From melted fabric to Asian-inspired looks, Vincent Quevedo, professor of fashion design at the School of Fashion Design and Merchandising, created 40 pieces that are now being shown at the Kent State fashion museum.
“Beyond Fiber and Fashion Art,” Quevedo’s exhibit, opened Thursday in the Higbee Gallery and will be displayed for one year.
“I wanted this to be a learning experience for my students,” Quevedo said. “I look at it as an educational experience.”
Though the museum normally displays work from artists outside of the school, Quevedo said the fashion museum contacted him to see if he wanted to show his work. The museum is trying to promote the fashion program and who they are as students and faculty, not just as a school, he said.
“We want people to know that we not only teach, but we also do,” Quevedo said.
As a first generation Filipino and a 1983 national gymnastics champion, Quevedo said that some of his pieces have a cultural influence. He said he was inspired by Asian culture and gymnastics.
“When you look at my work, it’s very body conscious, very form-fitting, clean-lined and influenced by gymnastics,” he said.
Margaret Kluk, sophomore fashion merchandising major, said she’s interested in seeing Quevedo’s work because of his unique perspective and distinctive inspirations. She said she regularly visits the museum and is always interested in the new displays.
“I definitely want to see the exhibit,” Kluk said. “I’ve found all the exhibits at the museum to be amazing, and this exhibit will only add to it.”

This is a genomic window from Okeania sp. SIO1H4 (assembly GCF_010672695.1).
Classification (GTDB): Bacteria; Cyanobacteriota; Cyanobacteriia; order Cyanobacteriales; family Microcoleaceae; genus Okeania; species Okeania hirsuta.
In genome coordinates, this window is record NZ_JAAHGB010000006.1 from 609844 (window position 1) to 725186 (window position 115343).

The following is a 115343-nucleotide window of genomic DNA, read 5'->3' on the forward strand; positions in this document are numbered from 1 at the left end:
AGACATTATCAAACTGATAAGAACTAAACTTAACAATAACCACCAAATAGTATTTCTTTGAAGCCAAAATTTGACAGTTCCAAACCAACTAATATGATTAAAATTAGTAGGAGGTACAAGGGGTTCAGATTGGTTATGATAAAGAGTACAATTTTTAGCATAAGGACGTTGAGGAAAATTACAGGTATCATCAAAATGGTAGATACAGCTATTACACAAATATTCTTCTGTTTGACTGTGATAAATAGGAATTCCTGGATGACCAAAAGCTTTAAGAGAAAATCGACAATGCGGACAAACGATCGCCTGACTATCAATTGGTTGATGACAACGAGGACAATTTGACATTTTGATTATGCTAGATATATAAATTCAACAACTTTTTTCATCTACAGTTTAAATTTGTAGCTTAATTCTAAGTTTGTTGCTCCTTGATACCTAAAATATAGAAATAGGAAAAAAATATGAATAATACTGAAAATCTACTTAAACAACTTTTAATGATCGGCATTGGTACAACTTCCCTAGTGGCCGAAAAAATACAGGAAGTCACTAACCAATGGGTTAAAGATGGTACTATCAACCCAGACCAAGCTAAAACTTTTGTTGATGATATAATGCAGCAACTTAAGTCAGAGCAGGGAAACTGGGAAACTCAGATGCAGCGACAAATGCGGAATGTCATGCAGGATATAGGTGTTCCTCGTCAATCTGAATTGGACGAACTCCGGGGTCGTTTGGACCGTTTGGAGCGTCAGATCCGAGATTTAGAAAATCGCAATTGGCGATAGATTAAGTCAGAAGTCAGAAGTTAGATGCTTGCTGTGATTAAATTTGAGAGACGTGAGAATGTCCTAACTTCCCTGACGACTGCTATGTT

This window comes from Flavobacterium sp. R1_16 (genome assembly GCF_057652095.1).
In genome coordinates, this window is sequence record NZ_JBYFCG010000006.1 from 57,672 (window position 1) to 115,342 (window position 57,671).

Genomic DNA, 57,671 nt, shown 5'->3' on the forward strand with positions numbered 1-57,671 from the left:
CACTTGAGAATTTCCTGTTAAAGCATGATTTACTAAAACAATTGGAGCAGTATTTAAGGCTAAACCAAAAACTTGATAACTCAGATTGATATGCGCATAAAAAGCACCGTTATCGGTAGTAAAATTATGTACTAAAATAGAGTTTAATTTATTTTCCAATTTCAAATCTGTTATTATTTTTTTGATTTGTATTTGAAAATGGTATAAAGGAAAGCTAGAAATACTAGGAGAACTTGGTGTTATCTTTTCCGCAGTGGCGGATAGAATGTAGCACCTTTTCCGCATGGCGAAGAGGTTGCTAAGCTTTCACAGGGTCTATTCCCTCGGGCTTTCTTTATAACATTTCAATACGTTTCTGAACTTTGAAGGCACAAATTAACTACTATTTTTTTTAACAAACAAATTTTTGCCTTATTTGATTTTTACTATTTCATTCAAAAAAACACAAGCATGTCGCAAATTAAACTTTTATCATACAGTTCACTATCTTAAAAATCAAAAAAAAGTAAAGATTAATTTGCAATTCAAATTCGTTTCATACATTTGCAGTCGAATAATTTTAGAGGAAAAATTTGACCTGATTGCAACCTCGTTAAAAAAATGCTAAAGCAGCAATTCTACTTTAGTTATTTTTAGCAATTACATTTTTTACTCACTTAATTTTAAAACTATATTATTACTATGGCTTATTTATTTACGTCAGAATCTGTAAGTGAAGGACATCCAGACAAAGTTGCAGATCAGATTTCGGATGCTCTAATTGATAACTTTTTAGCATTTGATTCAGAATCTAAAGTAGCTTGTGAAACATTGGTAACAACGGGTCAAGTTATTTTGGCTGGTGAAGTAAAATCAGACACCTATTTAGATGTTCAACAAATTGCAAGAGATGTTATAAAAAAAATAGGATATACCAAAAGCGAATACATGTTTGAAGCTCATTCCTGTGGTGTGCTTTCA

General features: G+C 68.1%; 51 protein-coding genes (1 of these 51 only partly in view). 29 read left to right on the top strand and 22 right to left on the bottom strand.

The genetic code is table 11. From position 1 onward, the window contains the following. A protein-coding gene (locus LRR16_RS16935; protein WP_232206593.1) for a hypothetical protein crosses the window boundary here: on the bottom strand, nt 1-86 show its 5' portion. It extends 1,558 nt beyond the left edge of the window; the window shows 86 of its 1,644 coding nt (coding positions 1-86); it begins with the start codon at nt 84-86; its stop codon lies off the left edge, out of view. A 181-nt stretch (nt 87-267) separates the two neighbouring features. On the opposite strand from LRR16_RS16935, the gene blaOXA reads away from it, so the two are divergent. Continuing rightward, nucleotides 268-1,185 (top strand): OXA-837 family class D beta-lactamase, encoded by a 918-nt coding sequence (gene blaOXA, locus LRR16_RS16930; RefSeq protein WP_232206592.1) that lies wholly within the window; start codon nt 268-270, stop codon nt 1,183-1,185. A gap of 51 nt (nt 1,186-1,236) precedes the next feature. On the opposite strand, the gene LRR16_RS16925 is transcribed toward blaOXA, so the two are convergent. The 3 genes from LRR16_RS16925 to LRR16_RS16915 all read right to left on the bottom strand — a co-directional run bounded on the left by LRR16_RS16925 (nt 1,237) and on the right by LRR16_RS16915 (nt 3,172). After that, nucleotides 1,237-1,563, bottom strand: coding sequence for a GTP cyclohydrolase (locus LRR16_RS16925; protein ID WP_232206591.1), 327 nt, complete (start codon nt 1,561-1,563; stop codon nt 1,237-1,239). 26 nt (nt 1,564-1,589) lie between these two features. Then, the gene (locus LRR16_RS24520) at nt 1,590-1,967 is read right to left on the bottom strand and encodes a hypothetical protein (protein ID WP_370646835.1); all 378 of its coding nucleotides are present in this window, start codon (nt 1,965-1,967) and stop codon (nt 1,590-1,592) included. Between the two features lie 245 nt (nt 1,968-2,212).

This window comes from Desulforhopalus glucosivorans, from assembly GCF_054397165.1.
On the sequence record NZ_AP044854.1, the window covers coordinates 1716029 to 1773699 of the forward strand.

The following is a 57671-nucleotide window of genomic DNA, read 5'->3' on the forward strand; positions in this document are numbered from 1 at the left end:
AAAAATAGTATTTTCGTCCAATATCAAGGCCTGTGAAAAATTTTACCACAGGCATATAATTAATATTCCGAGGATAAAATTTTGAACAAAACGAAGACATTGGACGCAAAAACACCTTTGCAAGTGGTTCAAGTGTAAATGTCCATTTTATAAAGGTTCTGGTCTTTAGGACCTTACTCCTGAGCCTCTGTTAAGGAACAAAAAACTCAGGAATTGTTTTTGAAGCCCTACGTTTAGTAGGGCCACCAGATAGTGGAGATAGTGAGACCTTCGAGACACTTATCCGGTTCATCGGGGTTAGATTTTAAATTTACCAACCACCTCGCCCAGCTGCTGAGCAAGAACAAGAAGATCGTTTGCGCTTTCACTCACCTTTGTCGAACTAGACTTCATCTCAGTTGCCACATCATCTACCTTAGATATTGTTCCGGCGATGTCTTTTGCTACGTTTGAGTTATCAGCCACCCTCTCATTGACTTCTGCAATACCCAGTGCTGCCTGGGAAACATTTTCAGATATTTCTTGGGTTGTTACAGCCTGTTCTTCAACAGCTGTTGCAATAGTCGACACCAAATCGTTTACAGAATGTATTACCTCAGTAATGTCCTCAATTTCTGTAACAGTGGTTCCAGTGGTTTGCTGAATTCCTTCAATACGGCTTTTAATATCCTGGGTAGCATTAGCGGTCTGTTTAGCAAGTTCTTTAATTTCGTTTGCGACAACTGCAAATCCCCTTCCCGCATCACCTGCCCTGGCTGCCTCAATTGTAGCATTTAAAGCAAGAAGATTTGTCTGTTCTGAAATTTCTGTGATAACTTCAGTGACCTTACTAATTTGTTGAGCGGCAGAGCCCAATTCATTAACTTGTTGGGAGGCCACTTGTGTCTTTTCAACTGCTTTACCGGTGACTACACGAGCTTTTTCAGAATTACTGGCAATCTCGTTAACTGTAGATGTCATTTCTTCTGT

Quevedo has won design competitions with some of the pieces shown in the exhibit. The clothing dates back to 1997, he said, and includes mostly women’s clothing, although there are a few men’s pieces and one unisex garment.
Quevedo said he hopes students consider his design aesthetic.
“I want students to look at the pieces and see where I’m coming from,” he said. “I want them to know all the designs are very do-able.”
Fashion is driven by what’s going to sell and current trends, Quevedo said. From using technology to very basic sewing, his clothing displays all levels of difficulty.
“My clothes are for creative, outgoing, confident people who know who they are and know what their limits are,” Quevedo said. “(That) is the type of person who would wear my clothes.”
After the exhibit ends, the garments will be loaned out to educational or nonprofit organizations. Quevedo said his work never stays in one place because it’s usually being used by someone or for something.
“Being exhibited is awe-inspiring,” Quevedo said. “It even inspires me to work more now, so it’s encouragement. I never run out of ideas.”
Contact Yelena Tischenko at [email protected]